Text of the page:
AN OUTLOOK ON THE EDUCATION SYSTEM
The excerpt below is something I have been thinking about for a long time now and thought would dot down my thoughts and understanding.
This was not an overnight realization that our govt has failed in terms of boosting educational infrastructure, and the alternative steps that they are taking merely reflect their incompetence. During the lockdown period, a burst of news reports had informed us that several public sector undertakings would be put on the block for privatization. Talking about the pros and cons of privatization goes a long way. But here today, I would like to highlight a very basic concept of this whole process through a raw example. In simpler terms, privatization is a policy through which governments avoid their responsibility and allow private individuals
and institutions to execute things and do the job for money. In this line, what needs to be noted is the phrase “abdication of responsibility.”
Education is a service that every welfare democracy is obliged to give in the most accessible form. But in some states, the government has announced encouraging private sector investment in education in its plans and programs. In contemporary times, many liberal democratic countries worldwide are also increasingly trying to privatize this basic service. Apart from contradicting the constitution’s right to free education, privatization has many negative impacts.
But in this article, I don’t mean to focus on the effects but rather highlight some real drawbacks in the entire system and provide a solution to that through an example. For the longest period now, in a state like India, we have seen that the performance of the vernacular language schools run by the government, especially in the cities, is deteriorating day by day. But some 40-50 years earlier situation was different. People attended government school and turned out fine. People from that era are still in some high level posts doing wonders. But now (due to circumstantial changes), the scenario is not the same. The parents prefer sending their children to a private institute for their early education. It is believed that every good service comes with a price (which cannot be denied completely), but “government education is free.” We see parents struggling to get their children admitted into a private institute even if it costs them a fortune. Hence there lies is a big question mark in front of our entire system.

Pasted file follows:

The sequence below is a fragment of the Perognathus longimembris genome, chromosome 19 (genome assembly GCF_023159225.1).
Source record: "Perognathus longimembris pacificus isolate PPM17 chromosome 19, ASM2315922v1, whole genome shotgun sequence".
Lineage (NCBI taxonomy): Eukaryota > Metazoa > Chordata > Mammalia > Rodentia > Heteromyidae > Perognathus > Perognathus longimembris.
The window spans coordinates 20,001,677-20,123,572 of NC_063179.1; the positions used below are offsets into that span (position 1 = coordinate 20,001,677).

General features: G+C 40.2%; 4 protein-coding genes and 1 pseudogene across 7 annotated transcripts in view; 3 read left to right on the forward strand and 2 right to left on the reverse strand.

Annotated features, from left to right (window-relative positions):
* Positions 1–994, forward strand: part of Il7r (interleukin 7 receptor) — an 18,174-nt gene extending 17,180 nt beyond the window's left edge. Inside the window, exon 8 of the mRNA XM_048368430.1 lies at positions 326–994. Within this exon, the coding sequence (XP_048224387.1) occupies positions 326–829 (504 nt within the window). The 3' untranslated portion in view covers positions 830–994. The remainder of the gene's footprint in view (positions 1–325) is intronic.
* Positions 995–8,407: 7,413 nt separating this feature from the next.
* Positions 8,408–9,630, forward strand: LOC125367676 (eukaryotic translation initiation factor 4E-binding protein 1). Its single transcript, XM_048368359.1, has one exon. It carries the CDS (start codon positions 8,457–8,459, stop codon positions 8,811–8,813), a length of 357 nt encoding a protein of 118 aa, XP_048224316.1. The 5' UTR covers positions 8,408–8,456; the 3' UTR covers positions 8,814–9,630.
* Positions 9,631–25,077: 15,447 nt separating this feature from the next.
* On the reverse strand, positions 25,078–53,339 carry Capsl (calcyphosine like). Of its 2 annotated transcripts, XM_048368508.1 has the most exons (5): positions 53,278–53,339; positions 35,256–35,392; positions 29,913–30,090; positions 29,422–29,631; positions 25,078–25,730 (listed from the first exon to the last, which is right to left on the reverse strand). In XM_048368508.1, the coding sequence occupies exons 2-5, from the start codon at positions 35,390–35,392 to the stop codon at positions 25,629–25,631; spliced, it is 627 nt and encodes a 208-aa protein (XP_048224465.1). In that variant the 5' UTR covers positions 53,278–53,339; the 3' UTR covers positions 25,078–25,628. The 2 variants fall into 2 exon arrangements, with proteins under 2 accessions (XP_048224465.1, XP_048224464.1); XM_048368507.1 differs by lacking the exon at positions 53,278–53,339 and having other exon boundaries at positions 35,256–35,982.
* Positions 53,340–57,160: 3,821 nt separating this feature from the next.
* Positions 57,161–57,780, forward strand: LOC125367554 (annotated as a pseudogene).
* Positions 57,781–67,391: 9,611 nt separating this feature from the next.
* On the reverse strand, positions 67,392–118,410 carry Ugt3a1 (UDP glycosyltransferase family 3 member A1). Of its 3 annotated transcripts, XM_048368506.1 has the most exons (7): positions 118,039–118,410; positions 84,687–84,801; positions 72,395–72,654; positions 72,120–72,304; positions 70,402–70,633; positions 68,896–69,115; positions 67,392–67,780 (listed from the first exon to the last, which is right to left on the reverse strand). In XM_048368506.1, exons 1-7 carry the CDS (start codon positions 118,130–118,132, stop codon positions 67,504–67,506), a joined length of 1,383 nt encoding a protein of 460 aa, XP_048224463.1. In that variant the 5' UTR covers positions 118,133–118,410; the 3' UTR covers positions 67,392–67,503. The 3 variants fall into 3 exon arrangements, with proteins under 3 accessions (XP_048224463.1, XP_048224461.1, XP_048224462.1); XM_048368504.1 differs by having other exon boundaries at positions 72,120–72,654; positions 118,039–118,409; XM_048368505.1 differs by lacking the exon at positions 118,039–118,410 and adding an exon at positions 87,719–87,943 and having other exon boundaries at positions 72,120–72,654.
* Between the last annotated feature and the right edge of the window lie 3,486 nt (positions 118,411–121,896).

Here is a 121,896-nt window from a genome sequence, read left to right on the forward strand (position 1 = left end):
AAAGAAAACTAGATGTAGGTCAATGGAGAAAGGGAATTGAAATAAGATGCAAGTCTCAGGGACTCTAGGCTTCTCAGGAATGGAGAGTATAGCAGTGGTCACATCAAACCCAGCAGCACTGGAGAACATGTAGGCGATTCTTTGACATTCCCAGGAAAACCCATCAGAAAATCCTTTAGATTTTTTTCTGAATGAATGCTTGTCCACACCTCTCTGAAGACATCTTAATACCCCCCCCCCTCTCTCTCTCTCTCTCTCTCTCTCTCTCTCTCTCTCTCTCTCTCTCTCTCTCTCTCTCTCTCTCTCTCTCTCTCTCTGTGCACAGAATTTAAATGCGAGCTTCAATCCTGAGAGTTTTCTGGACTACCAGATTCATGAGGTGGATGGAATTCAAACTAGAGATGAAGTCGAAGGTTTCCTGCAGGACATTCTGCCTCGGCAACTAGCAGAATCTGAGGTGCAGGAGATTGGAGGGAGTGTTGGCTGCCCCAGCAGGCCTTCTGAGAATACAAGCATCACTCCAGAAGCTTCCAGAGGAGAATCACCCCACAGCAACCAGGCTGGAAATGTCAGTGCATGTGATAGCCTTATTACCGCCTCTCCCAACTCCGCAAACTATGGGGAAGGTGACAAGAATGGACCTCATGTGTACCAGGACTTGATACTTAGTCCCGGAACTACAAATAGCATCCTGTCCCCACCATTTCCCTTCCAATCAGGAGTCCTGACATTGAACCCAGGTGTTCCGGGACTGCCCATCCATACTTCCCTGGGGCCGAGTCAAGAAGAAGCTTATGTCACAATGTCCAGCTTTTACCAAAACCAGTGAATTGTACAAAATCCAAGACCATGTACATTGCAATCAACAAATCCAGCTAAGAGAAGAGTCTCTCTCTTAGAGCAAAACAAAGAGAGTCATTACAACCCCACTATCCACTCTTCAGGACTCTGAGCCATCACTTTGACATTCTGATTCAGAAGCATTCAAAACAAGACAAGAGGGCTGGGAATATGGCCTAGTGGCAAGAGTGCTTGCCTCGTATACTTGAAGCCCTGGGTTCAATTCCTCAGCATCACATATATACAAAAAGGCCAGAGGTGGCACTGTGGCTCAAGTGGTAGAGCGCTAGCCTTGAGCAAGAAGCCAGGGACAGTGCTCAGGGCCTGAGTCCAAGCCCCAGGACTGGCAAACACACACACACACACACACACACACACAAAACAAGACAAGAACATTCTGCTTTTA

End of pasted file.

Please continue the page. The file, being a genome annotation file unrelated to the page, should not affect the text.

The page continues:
During the lockdown, a program was organized as Protidin Pathshala by electronic media PRATIDIN TIME. Teachers from different institutes, private and government schools were invited to take classes, such that students are not lagging and can acquire knowledge from the comfort of their homes. The program was such a marvelous one, and the teachers taught with such enthusiasm that sometimes even I would watch the program in deep appreciation. I would find myself in awe, watching the teachers impeccably deliver the
concepts. Some of the teachers are faculties of government schools. It didn’t surprise me that they are so well skilled in their profession, but I was surprised why government schools are still the least sought after when it comes to early education. Teachers employed in
government schools pass through a series of exams to get the job and are required to be sufficiently qualified. They are provided with a decent salary, much more than any teachers from private schools are paid. Lack of leadership coupled with corruption and poor